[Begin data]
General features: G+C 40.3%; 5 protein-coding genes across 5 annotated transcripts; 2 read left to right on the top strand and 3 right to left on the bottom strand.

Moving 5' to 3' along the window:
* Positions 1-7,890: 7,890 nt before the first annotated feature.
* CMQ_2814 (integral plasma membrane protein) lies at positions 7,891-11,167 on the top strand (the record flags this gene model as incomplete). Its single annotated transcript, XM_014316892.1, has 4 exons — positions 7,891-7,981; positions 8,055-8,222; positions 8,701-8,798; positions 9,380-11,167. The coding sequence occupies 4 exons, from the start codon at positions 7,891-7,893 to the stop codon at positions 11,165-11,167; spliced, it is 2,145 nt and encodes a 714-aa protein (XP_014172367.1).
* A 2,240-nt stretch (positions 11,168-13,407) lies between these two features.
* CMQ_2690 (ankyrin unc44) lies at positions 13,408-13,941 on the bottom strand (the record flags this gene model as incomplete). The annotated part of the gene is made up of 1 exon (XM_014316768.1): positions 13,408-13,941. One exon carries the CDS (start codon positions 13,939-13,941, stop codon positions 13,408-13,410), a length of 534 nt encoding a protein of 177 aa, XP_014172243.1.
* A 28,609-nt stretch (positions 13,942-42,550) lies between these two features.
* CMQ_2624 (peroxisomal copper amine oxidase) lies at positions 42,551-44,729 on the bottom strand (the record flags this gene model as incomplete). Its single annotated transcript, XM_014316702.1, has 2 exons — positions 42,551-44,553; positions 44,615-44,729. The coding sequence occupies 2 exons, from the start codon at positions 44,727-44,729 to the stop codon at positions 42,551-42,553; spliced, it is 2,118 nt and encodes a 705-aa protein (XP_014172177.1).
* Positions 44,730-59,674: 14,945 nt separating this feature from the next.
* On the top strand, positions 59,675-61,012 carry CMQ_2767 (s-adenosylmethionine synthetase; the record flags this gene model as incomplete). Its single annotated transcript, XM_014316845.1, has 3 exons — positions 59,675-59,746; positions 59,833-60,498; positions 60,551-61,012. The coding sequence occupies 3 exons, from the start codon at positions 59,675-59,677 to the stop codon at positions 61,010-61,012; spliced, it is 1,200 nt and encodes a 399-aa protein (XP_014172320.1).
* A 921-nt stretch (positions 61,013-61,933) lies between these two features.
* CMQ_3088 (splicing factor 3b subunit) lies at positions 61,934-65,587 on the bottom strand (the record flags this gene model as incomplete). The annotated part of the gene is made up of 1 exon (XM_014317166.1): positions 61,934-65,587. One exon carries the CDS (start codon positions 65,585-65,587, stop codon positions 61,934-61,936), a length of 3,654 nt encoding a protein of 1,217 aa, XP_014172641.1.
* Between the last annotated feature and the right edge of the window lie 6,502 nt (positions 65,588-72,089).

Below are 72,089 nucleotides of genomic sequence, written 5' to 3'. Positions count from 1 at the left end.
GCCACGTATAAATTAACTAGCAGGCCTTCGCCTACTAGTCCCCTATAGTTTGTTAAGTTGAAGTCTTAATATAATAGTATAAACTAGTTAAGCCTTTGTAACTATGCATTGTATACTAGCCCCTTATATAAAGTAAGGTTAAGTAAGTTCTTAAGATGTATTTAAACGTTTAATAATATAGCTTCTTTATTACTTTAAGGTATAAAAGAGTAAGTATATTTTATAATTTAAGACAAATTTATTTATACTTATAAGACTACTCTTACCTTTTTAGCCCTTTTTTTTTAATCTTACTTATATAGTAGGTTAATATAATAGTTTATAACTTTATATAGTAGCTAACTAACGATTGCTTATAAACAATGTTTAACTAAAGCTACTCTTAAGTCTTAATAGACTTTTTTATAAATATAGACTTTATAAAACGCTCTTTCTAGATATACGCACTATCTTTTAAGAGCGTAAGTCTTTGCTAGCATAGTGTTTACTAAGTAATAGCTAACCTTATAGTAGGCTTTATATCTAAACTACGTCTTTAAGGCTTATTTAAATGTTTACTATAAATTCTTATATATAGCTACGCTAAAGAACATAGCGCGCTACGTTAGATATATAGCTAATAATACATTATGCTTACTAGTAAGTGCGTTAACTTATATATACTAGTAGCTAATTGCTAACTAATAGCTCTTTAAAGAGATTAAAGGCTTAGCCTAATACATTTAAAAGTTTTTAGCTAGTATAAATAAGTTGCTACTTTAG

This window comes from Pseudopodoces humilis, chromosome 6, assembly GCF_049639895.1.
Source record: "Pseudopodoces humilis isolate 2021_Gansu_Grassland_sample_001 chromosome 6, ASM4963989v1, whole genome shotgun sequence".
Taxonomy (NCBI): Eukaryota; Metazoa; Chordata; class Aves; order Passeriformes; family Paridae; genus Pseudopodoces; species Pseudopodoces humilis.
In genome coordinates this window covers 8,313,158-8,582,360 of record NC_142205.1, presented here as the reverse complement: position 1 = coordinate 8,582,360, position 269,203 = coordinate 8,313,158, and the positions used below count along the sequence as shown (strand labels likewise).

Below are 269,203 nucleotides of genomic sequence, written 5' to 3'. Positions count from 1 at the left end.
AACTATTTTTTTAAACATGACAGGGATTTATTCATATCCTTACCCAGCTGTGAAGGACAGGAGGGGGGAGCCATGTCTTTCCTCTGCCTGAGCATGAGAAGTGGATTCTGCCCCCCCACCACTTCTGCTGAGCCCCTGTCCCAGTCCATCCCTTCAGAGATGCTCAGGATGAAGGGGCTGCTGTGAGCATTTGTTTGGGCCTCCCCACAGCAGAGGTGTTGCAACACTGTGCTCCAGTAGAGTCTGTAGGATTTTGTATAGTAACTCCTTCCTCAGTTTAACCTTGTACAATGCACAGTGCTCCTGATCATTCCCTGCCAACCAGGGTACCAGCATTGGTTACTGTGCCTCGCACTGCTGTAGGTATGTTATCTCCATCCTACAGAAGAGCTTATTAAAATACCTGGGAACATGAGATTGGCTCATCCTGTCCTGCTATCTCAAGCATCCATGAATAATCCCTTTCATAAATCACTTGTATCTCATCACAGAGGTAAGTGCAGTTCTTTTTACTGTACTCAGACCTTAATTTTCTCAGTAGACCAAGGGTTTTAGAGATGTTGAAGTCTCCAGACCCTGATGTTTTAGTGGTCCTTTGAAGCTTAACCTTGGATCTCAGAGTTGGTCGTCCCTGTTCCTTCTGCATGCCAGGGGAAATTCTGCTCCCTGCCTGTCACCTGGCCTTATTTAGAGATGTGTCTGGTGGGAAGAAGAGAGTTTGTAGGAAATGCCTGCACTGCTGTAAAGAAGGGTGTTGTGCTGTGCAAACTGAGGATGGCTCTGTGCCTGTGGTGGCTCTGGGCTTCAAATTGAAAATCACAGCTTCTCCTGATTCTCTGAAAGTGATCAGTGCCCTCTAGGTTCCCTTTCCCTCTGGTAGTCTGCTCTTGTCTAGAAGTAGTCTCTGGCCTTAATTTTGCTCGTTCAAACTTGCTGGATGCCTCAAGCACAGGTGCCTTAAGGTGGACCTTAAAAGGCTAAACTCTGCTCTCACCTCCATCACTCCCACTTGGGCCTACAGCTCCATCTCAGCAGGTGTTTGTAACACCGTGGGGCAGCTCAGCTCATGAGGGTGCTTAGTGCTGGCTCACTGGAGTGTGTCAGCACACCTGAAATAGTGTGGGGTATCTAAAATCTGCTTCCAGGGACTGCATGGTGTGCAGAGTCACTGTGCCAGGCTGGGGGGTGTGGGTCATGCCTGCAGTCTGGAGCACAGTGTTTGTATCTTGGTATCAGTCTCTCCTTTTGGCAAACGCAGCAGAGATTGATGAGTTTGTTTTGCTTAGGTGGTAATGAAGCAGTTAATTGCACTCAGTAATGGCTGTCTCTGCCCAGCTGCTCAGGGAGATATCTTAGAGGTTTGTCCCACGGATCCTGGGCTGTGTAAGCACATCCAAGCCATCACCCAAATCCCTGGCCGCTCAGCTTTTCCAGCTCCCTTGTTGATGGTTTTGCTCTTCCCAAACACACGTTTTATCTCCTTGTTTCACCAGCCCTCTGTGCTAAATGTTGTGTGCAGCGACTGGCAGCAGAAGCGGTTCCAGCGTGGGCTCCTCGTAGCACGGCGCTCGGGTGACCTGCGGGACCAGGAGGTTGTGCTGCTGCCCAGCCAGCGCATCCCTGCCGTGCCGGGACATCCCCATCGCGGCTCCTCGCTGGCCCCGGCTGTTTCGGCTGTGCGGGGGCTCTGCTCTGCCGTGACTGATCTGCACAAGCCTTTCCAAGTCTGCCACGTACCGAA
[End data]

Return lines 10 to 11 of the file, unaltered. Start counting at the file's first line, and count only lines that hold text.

* On the top strand, positions 59,675-61,012 carry CMQ_2767 (s-adenosylmethionine synthetase; the record flags this gene model as incomplete). Its single annotated transcript, XM_014316845.1, has 3 exons — positions 59,675-59,746; positions 59,833-60,498; positions 60,551-61,012. The coding sequence occupies 3 exons, from the start codon at positions 59,675-59,677 to the stop codon at positions 61,010-61,012; spliced, it is 1,200 nt and encodes a 399-aa protein (XP_014172320.1).
* A 921-nt stretch (positions 61,013-61,933) lies between these two features.